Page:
Two issues related to West Bank settlements are on the current agenda of Israeli Defense Minister and Labor Party leader Ehud Barak. The first is Mr. Barak's attempt to persuade the Netanyahu government to extend a freeze on settlement building. The second is his attempt to legalize two houses in a tiny West Bank settlement called Hayovel that were built without government permission and face possible demolition.
The houses were built by two war heroes. Major Eliraz Peretz fell in a skirmish on the Israeli-Gaza border a half year ago; Israelis were especially touched by his story because his older brother died in Lebanon 12 years ago. The second hero, Major Ro'i Klein, was killed in Lebanon in 2006 after leaping onto a grenade to save his men.
Fallen soldiers have a sacrosanct status here. Demolishing the houses that Peretz and Klein built for their families seems to Israelis, whatever their politics, an unbearable act of ingratitude. Even the bitterly anti-settlement movement Peace Now informed the Supreme Court that while it seeks the removal of illegal houses in Hayovel, an exception should be made for these two dwellings. "We are not indifferent to the feelings of the public on this matter," a Peace Now spokeswoman explained.
The story of the Peretz and Klein houses has significance beyond what it tells us about Israeli sensitivities. Increasingly, Israel's military elite is coming from West Bank settlements and, more broadly, from within the religious Zionist community that produced the settlement movement and passionately supports it.
Perhaps 40% of combat officers are now religious Zionists (not to be confused with ultra-orthodox Haredim), nearly three times their percentage in the general population. In the early 1990s, the number of religious combat officers was barely 2%. The newly appointed deputy chief of staff, Yair Naveh, is a religious Zionist.
Once it was kibbutzim, or collectivist farms, that produced the nation's combat elite. Now it is the religious Zionist community that raises its sons to sacrifice. Every Sabbath day the same scene is repeated throughout the settlements: Young men wearing knitted skullcaps precariously pinned to close-cropped hair gather outside the synagogue and exchange stories from their combat units—while their younger brothers eavesdrop and decide which units they will one day join.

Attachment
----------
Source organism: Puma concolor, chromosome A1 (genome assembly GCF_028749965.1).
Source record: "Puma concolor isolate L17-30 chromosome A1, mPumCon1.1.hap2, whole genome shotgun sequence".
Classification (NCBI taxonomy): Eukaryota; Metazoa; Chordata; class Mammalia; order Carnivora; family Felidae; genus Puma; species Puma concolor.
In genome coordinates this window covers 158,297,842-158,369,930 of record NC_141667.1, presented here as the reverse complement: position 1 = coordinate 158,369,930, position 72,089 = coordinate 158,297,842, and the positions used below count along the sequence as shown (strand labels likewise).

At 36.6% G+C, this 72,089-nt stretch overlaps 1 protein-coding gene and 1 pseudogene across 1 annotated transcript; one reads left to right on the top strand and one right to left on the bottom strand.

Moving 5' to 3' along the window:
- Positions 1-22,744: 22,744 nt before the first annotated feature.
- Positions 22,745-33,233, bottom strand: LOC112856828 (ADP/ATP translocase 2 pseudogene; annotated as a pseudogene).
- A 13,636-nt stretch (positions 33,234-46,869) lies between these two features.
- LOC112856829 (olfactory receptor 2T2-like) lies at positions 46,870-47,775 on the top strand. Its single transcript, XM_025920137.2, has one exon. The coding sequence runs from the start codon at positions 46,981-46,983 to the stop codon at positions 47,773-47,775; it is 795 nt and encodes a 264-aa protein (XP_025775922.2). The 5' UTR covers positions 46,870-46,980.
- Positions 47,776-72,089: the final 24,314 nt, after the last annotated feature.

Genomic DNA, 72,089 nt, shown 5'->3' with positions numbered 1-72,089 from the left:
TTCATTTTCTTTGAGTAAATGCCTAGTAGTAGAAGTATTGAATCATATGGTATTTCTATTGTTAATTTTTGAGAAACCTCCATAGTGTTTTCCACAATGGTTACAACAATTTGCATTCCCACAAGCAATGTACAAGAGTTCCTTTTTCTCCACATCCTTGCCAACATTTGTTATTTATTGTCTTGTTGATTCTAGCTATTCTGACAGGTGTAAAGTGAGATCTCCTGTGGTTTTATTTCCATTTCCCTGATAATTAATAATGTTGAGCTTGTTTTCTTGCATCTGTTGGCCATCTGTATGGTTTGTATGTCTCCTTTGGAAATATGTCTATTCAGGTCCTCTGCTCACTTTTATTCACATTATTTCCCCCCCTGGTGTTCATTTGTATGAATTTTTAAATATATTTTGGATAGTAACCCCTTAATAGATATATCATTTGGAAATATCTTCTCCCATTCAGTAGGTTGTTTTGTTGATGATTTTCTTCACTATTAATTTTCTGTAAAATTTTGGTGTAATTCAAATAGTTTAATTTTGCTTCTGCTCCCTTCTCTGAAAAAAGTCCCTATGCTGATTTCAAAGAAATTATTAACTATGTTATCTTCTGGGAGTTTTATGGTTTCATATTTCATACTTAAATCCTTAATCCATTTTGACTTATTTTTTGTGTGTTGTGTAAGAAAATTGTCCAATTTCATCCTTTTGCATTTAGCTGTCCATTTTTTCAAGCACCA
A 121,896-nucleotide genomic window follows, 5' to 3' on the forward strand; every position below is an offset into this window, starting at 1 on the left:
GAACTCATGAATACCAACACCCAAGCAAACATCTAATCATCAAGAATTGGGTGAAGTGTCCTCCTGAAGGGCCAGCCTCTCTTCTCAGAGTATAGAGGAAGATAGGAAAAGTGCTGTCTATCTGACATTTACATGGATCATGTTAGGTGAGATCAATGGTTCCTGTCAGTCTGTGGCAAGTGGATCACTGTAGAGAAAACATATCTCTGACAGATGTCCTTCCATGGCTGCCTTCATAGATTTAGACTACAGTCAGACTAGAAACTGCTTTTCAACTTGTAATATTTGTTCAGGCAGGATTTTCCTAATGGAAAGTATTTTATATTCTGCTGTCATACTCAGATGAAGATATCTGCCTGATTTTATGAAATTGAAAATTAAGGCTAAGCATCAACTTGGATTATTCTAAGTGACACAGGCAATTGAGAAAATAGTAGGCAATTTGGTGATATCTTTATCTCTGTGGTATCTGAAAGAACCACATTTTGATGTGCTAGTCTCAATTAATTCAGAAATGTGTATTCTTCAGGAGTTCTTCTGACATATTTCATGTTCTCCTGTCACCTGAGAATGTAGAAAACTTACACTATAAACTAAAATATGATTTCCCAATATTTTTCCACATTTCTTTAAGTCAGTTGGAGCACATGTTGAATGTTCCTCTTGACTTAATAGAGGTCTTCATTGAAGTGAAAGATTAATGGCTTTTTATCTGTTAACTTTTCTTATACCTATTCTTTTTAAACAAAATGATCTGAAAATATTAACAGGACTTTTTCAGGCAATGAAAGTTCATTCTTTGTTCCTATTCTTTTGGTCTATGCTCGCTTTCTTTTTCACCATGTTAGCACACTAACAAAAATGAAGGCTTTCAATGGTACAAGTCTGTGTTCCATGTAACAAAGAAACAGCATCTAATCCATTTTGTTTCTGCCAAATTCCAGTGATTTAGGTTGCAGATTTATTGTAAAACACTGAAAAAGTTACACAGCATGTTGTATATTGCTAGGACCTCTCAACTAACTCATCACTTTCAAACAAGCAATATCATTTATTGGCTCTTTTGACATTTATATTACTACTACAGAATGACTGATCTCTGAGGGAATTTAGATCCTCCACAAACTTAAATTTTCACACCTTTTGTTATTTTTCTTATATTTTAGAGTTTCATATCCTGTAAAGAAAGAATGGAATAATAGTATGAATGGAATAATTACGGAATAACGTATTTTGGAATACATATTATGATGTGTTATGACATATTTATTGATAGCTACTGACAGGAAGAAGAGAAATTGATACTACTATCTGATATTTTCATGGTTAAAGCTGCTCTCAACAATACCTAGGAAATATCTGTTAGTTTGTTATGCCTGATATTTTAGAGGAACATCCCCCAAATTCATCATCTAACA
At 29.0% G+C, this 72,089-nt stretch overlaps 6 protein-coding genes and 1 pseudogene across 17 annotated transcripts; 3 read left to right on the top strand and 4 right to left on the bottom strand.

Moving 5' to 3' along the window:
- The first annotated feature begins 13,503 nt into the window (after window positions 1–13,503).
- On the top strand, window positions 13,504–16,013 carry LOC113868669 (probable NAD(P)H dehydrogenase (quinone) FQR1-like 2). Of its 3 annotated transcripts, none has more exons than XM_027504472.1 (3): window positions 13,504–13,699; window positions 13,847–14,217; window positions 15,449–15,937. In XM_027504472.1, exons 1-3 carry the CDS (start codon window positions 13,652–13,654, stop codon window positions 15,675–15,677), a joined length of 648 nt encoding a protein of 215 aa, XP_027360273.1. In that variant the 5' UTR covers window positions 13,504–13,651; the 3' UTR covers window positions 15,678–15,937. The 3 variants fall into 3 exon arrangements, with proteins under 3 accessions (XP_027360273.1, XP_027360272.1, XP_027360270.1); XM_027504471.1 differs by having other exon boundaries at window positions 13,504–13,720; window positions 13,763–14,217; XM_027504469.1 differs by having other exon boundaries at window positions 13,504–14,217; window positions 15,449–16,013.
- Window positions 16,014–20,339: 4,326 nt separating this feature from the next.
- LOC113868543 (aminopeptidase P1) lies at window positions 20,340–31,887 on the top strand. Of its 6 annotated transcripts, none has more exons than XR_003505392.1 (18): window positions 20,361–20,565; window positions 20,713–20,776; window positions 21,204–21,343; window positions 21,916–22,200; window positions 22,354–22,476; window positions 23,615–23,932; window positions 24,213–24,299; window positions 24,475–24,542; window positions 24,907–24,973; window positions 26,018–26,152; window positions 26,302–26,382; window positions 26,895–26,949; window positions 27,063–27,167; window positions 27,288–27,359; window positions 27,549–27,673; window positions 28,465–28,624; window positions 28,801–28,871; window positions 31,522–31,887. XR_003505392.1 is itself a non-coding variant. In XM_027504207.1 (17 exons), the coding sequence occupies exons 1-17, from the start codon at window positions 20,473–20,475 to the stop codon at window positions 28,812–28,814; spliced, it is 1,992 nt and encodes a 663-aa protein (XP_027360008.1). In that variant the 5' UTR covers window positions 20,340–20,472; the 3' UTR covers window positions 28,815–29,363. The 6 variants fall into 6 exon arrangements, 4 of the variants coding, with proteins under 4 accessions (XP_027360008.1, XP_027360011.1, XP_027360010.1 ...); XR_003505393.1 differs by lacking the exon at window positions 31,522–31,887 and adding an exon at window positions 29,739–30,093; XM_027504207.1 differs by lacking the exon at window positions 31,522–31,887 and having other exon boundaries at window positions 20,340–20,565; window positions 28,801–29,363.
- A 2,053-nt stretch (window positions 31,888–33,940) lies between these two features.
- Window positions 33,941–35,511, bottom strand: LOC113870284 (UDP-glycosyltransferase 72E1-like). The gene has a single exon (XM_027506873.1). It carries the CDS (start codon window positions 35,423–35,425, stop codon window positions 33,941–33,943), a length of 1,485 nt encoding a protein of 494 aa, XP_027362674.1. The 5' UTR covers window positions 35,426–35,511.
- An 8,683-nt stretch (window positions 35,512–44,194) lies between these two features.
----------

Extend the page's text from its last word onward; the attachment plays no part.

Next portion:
The "settler" has assumed a near demonic image around the world, but most Israelis know that only a radical fringe is responsible for uprooting Palestinian olive trees and vandalizing mosques. Most settlers are part of the mainstream. Israelis encounter them in the army, in the workplace, and in the universities.
Shaul Mofaz, a leader of the pro-withdrawal party, Kadima, was a founder in the mid 1970s of the Elkana settlement in the northern West Bank. Mr. Mofaz's party colleague, Knesset member Otniel Schneller, still lives in a settlement.
Crucially, few Israelis regard settlers as interlopers on another people's land. The political wisdom of the settlement project is intensely debated here, but only a leftwing fringe denies the historic right of Jews to live in what was the biblical heartland of Israel.
Still, while settlers remain widely appreciated for their idealism, their political agenda has become a minority position. The left has won the argument that ending the occupation is an Israeli existential need. If Israelis believed that peace were possible, a majority would opt for painful compromise and support West Bank withdrawal.
And if the international community wants to understand why the Israeli public doesn't share its antipathy toward the settlers or its urgency to uproot settlements, a good place to begin is with Mr. Barak's effort to legalize two houses on a West Bank hilltop.(The only way to read full WSJ articles is to first find them on Google News and then click on them - you cannot directly link to them.)